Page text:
Furious Jewish holidaymaker, 33, who complained about Swastika in Norfolk hotel bathroom was ‘told it was a design feature’

  • EXCLUSIVE Woman told Swastika in hotel bathroom was a ‘design feature’
  • The Nazi symbol had been embossed in a wooden shelf in the bathroom 
  • Emily White alerted staff, who informed her ‘was not intended to be offensive’ 
  • She complained to Booking.com who said symbol associated with Indian culture

A Jewish holidaymaker has told of her fury after she was confronted by a Swastika in a hotel bathroom she was staying in – only to be told by staff that it was not intended to be offensive and was a ‘design feature.’

Emily White, 33 was left gobsmacked when she checked in to the four-star Plough Inn in Marsham, Norfolk, and went into the bathroom of her £100 per night room where she saw the Nazi symbol on display.

The Swastika was embossed into a wooden shelf which contained toilet rolls, prompting Ms White to complain to staff.

Emily White, 33, was horrified to see a Swastika in her hotel bathroom when she stayed at the Plough Inn in Marsham, Norfolk

The Swastika was embossed into a wooden shelf (pictured) which contained toilet rolls, prompting Ms White to complain to staff.

When Ms White complained to staff at the Plough Inn in Marsham (pictured) they told her it ‘was not intended to be offensive and was a design feature’

She told MailOnline: ‘I saw it on the evening of when I checked in but it wasn’t until the morning that I decided to alert the staff. I wasn’t sure if they knew that there was a Swastika in the bathroom and what it signified.

‘I felt very angry but what was even more sickening was the hotel’s response. I complained to three members of staff and they admitted that they knew it was there.’

She fumed: ‘But they justified it by saying it was not intended to be offensive and was a design feature after the hotel was refurbished last year.’

Ms White, who originates from Canada but has lived in east London for the past ten years added: ‘I’m Jewish and the Swastika is racist and anti-Semitic. I don’t understand why the hotel have got it there and their explanation is offensive.’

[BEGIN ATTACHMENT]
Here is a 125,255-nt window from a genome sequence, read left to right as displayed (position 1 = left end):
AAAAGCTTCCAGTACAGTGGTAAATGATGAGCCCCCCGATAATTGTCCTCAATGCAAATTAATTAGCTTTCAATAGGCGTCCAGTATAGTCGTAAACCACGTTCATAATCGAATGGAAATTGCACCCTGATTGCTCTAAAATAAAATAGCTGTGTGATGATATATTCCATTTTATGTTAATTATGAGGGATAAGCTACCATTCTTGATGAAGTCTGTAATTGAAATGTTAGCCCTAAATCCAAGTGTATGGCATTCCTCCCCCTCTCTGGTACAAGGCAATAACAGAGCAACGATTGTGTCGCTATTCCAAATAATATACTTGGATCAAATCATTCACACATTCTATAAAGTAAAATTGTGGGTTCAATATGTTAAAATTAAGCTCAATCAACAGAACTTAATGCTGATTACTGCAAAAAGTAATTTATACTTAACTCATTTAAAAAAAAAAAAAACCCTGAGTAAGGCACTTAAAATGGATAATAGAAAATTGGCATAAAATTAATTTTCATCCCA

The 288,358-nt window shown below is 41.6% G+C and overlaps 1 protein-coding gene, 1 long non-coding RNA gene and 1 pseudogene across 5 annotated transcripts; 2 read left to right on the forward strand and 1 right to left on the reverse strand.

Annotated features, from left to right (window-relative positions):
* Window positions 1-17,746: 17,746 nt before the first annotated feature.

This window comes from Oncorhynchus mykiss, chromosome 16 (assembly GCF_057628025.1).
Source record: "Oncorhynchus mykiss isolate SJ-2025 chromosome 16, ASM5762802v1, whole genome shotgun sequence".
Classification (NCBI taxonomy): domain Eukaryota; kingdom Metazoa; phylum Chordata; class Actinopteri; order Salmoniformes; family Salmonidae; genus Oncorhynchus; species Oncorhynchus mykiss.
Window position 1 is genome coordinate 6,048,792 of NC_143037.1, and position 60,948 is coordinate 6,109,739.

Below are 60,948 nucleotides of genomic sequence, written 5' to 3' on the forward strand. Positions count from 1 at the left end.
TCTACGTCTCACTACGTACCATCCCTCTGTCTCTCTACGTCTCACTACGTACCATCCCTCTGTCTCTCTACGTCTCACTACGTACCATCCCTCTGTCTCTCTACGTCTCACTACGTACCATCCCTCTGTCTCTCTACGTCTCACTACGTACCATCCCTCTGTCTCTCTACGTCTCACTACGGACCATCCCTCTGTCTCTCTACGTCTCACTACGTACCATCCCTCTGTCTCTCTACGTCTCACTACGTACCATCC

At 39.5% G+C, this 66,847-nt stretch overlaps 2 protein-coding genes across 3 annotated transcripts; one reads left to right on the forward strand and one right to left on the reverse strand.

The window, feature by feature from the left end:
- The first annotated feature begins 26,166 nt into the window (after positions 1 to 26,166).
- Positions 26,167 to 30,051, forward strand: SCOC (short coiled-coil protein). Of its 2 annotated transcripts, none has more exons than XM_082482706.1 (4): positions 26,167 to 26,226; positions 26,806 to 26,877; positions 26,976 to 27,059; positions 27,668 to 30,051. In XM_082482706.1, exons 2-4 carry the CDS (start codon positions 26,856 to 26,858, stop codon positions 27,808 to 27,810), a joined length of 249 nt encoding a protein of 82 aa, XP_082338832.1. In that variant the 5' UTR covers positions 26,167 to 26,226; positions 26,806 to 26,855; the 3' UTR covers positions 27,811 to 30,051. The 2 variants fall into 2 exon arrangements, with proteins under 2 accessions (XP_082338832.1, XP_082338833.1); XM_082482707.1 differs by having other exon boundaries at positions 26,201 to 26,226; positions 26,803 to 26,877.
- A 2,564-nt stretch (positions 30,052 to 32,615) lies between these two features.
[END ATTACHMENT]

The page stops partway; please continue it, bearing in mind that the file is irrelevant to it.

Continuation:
Ms White (pictured) said she found the explanation given to her by staff over why there was a Swastika in the hotel bathroom ‘offensive’

The Swastika was embossed into a wooden shelf (pictured) which contained toilet rolls, prompting Ms White to complain to staff.

Ms White was with a group of friends staying at the traditional country hotel after attending a wedding earlier this month.

Prior to leaving, she filmed one of her pals raising concerns to staff who admitted that they knew about the Swastika but insisted that it was not in all the hotel rooms.

When asked about it, one of the staff members replies: ‘It’s not meant for anything.’

After leaving the hotel, Ms White also complained to Booking.com through which she booked her room, alerting them to the Swastika and demanding an apology.

After contacting the hotel on her behalf, she was told by Booking.com that the Swastika in the Plough Inn bathroom is the one associated with Indian culture and not Nazism.

Despite its links with Hitler’s regime, the Swastika is originally a sacred symbol in Hinduism and a common sight in homes and temples around India.

The word swastika comes from the Sanskrit svastika, which means ‘good fortune’ or ‘well-being’ and the symbol can trace its origins back almost 7,000 years.

When Ms White complained to staff at the Plough Inn in Marsham (bedroom in the hotel pictured) they told her it ‘was not intended to be offensive and was a design feature’

But Ms White insisted: ‘I appreciate the cultural significance of the Swastika but regardless of this, we are not in India. This is in a hotel in Norfolk where it has completely different connotations.

‘The hotel’s reasons for having a Swastika are just nonsense. They can’t claim ignorance-everybody knows what it stands for. It should be removed immediately but they are so unapologetic about it. For me, this is active racism.’

In addition to an apology Ms White, who works as a product manager for a start-up company is now also demanding a full refund.

She said: ‘I initially only wanted an apology and for the Swastika to be removed. But after hearing the hotel’s justifications, I’m so angry that I also want a refund. That is the least they can do.’

The Plough Inn has been contacted for comment.

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